A prime example in that respect is the decision imposed by the CNIL on Google: not only is it based on Google’s failure to be transparent as a Controller, when transparency is one of the main requirements of the regulation, but also the amount of the fine gives something to think about: 50 million Euros is more than the maximum 20 million specified in the Regulation but less that the other maximum of 4% of Google global revenue for 2017. Controllers will quickly understand that even though Supervisory Authorities wish to remain accommodating, they will not hesitate to take action and impose heavy fines.

It can also be noted that Google is expecting another ruling from the CNIL regarding its practices in violation of the GDPR, which could increase the amount of fines. Even though $60 or $100 million represent only a fraction of Google’s profits, will investors be willing to accept such losses? Worse, other European Supervisory Authorities could also penalize Google and, in the end, the total amount of the fine for a single violation could reach $800 million. As expected, Google is prepared to appeal the CNIL’s decision.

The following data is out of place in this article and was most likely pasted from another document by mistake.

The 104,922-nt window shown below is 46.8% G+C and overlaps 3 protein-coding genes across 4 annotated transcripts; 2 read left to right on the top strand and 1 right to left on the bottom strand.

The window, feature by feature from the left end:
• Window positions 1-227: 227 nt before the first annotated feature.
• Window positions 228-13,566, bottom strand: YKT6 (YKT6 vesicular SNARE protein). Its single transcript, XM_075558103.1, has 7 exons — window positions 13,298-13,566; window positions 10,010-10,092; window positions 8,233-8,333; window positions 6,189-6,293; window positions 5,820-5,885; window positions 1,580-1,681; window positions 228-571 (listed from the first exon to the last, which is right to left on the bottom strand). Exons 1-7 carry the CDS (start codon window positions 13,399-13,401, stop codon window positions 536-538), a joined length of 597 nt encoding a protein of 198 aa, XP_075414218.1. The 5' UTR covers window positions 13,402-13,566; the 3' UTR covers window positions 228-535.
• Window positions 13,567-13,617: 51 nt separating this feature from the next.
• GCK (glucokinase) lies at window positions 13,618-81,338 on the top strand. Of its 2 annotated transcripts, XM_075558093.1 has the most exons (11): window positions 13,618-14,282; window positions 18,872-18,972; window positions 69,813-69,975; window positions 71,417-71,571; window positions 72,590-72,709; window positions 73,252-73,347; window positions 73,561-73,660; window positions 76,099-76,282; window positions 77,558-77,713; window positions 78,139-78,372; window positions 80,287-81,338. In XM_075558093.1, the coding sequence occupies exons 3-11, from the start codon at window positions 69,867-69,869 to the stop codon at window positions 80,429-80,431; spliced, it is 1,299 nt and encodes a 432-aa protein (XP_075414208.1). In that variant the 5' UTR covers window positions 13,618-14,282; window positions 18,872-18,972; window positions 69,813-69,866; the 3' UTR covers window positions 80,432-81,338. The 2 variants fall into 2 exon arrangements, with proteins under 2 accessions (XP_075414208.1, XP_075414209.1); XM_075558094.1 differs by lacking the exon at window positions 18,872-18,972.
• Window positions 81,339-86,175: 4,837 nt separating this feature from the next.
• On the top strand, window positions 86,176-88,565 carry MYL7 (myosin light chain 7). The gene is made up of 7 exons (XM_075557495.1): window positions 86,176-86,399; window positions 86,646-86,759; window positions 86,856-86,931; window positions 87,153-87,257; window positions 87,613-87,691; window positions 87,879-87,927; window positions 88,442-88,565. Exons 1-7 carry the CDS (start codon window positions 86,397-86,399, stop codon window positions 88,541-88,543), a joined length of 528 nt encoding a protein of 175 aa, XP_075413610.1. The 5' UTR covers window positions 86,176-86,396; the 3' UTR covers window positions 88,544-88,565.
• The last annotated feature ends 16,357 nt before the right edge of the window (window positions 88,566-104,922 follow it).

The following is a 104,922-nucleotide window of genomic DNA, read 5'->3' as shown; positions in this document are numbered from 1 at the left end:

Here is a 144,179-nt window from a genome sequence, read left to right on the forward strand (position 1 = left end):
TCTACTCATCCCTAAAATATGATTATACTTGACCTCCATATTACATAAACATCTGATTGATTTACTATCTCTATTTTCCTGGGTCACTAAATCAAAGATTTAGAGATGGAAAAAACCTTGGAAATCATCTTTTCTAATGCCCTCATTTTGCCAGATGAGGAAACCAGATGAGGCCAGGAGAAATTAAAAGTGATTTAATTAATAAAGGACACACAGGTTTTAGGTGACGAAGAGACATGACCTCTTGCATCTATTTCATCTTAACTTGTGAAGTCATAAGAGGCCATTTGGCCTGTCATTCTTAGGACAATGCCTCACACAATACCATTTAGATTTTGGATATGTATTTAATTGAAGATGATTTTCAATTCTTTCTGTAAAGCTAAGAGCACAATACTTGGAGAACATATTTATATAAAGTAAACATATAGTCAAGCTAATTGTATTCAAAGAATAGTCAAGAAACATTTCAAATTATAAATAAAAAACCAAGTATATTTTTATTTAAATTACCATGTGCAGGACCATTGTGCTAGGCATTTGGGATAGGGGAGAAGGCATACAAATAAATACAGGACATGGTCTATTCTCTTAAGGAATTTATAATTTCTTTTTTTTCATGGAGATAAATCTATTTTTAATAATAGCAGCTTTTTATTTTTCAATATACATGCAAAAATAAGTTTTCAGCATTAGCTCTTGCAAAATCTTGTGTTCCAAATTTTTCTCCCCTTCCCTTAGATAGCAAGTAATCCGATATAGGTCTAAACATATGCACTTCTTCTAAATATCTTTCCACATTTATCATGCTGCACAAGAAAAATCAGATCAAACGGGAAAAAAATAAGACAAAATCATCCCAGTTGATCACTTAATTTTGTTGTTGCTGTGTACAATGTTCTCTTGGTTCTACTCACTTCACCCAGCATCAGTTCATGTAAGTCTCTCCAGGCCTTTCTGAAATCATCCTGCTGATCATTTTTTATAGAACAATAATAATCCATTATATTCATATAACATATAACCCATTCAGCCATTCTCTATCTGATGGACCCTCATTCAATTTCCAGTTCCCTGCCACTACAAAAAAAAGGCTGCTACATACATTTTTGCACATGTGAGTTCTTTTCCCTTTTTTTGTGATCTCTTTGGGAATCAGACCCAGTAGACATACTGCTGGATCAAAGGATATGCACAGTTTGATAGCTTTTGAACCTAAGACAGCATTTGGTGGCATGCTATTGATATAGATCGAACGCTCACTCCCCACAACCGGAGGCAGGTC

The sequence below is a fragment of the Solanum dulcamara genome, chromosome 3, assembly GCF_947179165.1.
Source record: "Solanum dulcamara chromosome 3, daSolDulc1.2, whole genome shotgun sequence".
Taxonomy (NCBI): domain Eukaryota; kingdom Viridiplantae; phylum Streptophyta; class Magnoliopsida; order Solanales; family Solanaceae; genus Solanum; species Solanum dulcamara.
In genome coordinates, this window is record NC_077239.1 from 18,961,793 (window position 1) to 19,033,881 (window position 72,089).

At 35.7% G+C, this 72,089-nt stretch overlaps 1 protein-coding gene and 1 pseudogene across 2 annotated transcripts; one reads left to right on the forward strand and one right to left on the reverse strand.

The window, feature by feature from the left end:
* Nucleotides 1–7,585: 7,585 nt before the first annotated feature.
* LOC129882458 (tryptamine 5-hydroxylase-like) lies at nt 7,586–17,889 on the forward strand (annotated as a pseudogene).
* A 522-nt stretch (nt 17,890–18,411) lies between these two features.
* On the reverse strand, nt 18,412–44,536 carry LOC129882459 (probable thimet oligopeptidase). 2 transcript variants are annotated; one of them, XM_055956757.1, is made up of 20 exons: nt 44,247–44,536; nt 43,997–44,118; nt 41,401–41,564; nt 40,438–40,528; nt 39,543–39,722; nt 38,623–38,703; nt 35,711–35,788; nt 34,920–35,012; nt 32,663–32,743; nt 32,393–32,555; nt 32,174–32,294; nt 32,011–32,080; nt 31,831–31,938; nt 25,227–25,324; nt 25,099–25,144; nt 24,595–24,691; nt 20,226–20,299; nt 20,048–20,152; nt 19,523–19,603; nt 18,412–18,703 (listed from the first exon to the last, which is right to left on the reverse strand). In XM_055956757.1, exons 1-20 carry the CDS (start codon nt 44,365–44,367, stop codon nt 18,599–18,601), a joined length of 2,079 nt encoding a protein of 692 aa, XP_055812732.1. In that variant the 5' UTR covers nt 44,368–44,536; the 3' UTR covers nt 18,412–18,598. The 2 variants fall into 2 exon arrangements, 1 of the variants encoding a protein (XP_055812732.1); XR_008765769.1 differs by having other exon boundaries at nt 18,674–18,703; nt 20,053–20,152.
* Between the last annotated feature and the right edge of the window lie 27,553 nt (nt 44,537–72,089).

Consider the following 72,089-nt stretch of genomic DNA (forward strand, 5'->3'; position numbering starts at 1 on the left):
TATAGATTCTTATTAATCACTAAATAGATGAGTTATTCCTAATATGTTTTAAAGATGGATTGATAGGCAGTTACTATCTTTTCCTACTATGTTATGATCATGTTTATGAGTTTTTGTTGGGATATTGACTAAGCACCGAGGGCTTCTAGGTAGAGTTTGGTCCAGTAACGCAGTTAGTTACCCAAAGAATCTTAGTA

At this time, the other two decisions taken concerning GDPR in the EU come from the German and Austrian Authorities and pertain to much smaller companies with lesser offenses resulting in smaller fines ($22,000 and $6,000 respectively).


When analyzing the methods used to process personal information collected in your business, you often realize that this information is transmitted, then stored or partially processed by an external entity: the Processor. Therefore, for your own security and the compliance of your business with GDPR, it is strategically important to establish a written contract with the Processors and that such contract include the provisions mandated or suggested by GDPR.